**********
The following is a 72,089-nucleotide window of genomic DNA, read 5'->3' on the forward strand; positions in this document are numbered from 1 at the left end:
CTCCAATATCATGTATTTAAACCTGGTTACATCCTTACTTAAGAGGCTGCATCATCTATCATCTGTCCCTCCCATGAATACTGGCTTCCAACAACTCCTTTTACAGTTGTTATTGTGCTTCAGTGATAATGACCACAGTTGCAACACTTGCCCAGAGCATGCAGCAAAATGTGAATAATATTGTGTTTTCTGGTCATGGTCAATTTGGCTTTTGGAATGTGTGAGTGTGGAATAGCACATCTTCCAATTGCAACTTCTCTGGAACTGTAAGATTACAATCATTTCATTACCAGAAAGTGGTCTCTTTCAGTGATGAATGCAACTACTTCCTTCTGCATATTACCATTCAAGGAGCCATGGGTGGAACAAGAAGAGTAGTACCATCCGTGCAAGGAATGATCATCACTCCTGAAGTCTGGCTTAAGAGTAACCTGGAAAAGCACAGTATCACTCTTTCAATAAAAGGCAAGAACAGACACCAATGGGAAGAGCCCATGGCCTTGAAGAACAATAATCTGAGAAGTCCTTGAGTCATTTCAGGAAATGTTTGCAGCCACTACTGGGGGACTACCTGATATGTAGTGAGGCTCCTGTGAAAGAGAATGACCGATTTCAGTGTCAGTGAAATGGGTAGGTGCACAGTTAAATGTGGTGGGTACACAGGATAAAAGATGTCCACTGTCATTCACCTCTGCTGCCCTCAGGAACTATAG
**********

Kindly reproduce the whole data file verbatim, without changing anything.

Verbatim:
The following is a 72,089-nucleotide window of genomic DNA, read 5'->3' on the forward strand; positions in this document are numbered from 1 at the left end:
CTCCAATATCATGTATTTAAACCTGGTTACATCCTTACTTAAGAGGCTGCATCATCTATCATCTGTCCCTCCCATGAATACTGGCTTCCAACAACTCCTTTTACAGTTGTTATTGTGCTTCAGTGATAATGACCACAGTTGCAACACTTGCCCAGAGCATGCAGCAAAATGTGAATAATATTGTGTTTTCTGGTCATGGTCAATTTGGCTTTTGGAATGTGTGAGTGTGGAATAGCACATCTTCCAATTGCAACTTCTCTGGAACTGTAAGATTACAATCATTTCATTACCAGAAAGTGGTCTCTTTCAGTGATGAATGCAACTACTTCCTTCTGCATATTACCATTCAAGGAGCCATGGGTGGAACAAGAAGAGTAGTACCATCCGTGCAAGGAATGATCATCACTCCTGAAGTCTGGCTTAAGAGTAACCTGGAAAAGCACAGTATCACTCTTTCAATAAAAGGCAAGAACAGACACCAATGGGAAGAGCCCATGGCCTTGAAGAACAATAATCTGAGAAGTCCTTGAGTCATTTCAGGAAATGTTTGCAGCCACTACTGGGGGACTACCTGATATGTAGTGAGGCTCCTGTGAAAGAGAATGACCGATTTCAGTGTCAGTGAAATGGGTAGGTGCACAGTTAAATGTGGTGGGTACACAGGATAAAAGATGTCCACTGTCATTCACCTCTGCTGCCCTCAGGAACTATAG